• The narrative should pivot the focus from past to future, emphasizing the company's direction and potential.

"I was able to take what we had, bring on two co-founders, bring on a technical lead, and we work with a bunch of contractors now. That's the current state of the team."

  • This quote conveys how the speaker has successfully restructured the team and is focusing on the company's present and future state.

Theme: Handling Equity and Past Involvement of Co-founder

  • It is important to clarify the equity situation and any ongoing involvement of the former co-founder.
  • The narrative should reassure investors that the former co-founder's remaining equity is minimal and does not pose a risk to the company's future.
  • Any potential concerns about the former co-founder's impact on the company should be addressed and dispelled.

"He owns less than x percentage of the business. I've revamped the team, brought on more co-founders, here's how that looks, and this person's no longer involved but they have a little bit of equity because it helped me start the company."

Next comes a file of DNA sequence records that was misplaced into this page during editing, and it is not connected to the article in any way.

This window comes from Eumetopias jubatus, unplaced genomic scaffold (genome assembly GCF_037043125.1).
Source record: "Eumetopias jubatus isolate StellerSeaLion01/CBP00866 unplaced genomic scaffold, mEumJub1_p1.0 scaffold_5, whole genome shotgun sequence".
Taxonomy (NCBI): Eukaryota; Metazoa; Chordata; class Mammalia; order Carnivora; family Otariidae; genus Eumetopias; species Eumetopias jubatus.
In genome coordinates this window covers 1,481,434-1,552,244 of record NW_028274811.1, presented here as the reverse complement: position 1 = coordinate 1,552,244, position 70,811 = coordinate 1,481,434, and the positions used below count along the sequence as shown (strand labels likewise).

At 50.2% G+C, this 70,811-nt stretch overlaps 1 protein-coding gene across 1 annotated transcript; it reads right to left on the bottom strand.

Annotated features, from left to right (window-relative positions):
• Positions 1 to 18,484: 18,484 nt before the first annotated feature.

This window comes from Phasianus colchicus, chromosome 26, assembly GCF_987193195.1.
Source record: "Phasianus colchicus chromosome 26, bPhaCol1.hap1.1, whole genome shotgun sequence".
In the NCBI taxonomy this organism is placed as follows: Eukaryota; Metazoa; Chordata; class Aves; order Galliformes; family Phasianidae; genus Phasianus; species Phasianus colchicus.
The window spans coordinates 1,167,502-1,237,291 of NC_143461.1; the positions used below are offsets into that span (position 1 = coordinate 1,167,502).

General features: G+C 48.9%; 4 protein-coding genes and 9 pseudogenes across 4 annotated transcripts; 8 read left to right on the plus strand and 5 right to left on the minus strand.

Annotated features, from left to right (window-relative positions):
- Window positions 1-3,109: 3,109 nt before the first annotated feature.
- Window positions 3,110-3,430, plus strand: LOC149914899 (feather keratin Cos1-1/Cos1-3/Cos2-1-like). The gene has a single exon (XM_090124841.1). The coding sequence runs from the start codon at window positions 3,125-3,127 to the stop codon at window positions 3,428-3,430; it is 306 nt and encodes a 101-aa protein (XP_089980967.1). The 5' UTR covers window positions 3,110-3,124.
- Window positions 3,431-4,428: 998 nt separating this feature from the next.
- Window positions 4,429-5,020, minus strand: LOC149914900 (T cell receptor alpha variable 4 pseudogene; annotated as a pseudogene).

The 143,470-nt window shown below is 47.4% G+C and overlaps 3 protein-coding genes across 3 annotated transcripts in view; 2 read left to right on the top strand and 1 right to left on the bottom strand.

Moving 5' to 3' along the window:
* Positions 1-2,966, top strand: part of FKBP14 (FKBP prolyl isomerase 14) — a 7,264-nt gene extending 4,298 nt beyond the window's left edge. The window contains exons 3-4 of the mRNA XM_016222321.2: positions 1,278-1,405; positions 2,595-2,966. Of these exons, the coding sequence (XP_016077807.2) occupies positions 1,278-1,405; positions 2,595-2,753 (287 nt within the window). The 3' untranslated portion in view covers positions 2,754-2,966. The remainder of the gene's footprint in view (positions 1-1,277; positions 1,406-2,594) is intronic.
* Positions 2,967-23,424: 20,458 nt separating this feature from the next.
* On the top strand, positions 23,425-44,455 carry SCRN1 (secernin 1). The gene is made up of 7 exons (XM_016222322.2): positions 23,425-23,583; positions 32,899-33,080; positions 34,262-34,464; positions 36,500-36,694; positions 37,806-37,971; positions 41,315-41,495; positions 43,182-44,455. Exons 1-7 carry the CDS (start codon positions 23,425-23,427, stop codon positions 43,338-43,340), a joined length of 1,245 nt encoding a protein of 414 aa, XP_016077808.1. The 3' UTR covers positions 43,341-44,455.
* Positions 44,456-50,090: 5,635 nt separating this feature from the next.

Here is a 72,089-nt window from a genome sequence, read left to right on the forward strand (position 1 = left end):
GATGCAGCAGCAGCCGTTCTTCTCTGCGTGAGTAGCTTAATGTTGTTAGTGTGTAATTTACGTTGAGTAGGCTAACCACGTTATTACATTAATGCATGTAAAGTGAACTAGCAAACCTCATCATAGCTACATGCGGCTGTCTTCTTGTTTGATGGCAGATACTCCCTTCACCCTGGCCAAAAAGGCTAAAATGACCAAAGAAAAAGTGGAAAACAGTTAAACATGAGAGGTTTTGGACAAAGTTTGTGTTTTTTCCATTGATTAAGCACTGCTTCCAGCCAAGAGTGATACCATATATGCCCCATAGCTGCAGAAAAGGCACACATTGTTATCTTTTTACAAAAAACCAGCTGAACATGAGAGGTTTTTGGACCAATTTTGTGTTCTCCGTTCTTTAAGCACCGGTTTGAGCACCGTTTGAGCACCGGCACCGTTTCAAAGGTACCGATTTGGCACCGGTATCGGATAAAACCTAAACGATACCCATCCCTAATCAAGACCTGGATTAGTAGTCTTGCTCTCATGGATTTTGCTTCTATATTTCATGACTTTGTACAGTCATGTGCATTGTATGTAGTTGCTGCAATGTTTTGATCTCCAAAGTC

• This quote explains the former co-founder's limited equity stake and reassures that the company has moved on with a restructured team.

Theme: Reiterating the Party Line

  • The party line should be reiterated whenever questions about past issues arise.
  • Consistency in the narrative helps prevent speculation and maintains a unified front.
  • The party line serves as a defense mechanism to protect the company's reputation and investor confidence.

"If anyone brings it up, that's where your party line comes in, you just say the same thing again."

  • This quote advises to consistently use the party line as a response to inquiries about past issues, ensuring a coherent and controlled message.